Siskins like moveable leaves in a bare birch. A squirrel chiseling a skull-hard walnut falls silent when it reaches the soft cerebrum.
Now that the walnuts have all fallen, a squirrel deigns to pick one off the ground. The dogwood beside the stream pullulates with sparrows.
When a squirrel sounds the hawk alarm, a sparrow on a branch freezes so well that soon even I am convinced it’s part of the tree.
A bold squirrel crosses the porch, going right under my chair. Below the top railing, an upside-down fly spins madly in a net of silk.
Fog. The splat of a walnut on the driveway, knocked loose by a foraging squirrel. A rabbit grazing the sodden grass freezes.
On and on, a squirrel scolds some unseen predator. I scan the slope for fox, mink, feral cat—anything to break the monotony of pale brown.
Up early, I can’t set my hat-brim low enough to block the sun, so settle for bedazzlement. Two squirrels by the stream walking in circles.
Four squirrels descend a tree in single file and disperse into the brush. The stream still runs high. A nuthatch rattles his anxiety cup.
Fog and steady rain. A drenched gray squirrel bounds across what’s left of the snow and clears the rushing stream with a flying leap.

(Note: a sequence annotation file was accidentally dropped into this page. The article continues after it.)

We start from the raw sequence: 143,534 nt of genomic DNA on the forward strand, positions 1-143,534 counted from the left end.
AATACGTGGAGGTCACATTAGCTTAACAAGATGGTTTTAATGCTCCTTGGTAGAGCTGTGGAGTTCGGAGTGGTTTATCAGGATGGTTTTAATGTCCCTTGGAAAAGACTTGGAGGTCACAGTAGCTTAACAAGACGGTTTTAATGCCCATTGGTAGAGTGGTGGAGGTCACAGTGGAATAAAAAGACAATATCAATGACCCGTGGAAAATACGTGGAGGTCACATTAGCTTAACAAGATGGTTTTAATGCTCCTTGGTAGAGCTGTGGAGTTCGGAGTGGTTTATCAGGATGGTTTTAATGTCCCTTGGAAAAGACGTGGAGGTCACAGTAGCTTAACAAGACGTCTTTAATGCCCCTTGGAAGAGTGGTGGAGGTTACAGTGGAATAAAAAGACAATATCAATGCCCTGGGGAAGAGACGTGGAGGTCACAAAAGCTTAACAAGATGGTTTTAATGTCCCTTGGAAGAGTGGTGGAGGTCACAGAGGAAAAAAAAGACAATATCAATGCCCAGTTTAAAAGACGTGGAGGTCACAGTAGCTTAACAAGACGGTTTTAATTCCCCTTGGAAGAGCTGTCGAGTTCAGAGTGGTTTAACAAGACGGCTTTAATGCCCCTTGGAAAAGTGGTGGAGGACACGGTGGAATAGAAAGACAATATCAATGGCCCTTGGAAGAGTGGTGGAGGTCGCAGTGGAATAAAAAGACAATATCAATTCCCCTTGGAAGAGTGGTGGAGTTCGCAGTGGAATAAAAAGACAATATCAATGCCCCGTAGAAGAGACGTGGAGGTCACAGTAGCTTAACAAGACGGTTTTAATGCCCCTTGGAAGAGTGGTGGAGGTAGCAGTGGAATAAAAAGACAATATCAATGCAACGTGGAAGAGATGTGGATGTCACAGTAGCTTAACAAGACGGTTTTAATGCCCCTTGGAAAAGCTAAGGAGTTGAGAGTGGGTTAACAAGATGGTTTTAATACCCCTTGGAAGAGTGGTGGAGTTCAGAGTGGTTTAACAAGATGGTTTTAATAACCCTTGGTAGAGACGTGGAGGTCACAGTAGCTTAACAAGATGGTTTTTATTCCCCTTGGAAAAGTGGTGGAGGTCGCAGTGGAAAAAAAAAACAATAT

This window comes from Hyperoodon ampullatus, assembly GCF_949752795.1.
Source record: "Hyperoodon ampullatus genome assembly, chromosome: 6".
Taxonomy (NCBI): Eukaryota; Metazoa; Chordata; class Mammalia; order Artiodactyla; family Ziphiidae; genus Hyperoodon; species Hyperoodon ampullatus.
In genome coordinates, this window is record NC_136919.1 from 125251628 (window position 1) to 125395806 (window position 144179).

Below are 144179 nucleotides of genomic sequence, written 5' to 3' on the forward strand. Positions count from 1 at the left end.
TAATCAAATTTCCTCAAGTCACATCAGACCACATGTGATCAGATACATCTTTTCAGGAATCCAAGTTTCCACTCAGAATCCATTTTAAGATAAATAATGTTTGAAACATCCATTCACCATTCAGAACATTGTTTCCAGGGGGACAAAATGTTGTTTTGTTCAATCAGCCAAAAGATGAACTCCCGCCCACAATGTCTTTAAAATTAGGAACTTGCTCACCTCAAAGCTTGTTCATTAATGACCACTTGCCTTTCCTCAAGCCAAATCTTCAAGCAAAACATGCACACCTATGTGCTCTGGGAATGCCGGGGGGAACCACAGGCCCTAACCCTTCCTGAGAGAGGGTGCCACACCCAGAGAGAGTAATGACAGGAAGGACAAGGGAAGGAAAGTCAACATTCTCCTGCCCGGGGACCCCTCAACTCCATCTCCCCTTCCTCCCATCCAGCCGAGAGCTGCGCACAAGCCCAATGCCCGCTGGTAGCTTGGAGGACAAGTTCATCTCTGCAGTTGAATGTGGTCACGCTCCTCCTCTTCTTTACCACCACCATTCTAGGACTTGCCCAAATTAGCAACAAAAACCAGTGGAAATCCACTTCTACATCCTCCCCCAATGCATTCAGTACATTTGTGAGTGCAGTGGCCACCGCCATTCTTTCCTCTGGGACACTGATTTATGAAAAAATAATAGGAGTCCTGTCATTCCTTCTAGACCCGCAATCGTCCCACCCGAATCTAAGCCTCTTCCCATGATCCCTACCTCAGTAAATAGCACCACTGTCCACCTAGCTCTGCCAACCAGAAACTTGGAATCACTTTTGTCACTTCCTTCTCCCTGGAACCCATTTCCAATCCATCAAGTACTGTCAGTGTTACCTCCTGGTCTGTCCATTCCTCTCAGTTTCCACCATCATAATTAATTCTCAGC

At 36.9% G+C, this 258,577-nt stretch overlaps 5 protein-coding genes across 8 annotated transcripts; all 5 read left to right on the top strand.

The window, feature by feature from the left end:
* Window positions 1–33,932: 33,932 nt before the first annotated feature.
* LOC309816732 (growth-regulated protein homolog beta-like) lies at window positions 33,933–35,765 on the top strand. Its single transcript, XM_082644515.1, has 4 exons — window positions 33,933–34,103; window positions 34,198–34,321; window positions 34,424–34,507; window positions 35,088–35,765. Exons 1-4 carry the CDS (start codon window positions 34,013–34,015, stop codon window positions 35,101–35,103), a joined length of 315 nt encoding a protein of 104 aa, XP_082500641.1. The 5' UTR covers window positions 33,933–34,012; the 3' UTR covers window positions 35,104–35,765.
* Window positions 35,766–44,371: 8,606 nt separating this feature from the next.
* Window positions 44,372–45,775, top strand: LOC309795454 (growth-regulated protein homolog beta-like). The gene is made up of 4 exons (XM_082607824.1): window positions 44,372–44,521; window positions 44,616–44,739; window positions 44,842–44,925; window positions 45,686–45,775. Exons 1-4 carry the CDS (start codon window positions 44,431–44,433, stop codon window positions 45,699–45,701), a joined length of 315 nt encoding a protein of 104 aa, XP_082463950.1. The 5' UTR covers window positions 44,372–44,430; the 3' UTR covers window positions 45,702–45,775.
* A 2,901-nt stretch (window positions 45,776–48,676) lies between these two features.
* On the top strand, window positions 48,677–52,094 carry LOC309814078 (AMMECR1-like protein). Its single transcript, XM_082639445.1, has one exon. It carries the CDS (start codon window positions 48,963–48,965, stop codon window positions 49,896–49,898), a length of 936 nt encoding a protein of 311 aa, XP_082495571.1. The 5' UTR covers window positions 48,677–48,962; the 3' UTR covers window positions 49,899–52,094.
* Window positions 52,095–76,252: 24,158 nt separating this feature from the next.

Two below zero. A squirrel races through the front garden, belly-flops into the yard below, and makes it to the woods in eight bounds.
The snow shovel lies supine, fresh snow in its scoop. Wind-blown icicle drips dot the squirrel and rabbit tracks with random punctuation.
A distant siren. From a hole near the top of a tall black locust, a squirrel whines at precisely the same pitch.
One squirrel doggedly trails another through the falling snow. A third joins in and it becomes a high-speed chase, full of yelps and whines.
Thick fog. Snow melt-water drips onto the porch roof. A sudden scrabbling of squirrel claws on locust bark—that waterfall sound.
Three mourning doves disturbed by a foraging squirrel take flight. Like fast notes blown on a shakuhachi, the whistling of their wings.
A squirrel tumbles out of the big maple and catches itself in the top of a locust sapling, tail wrapping around the branch like a fifth leg.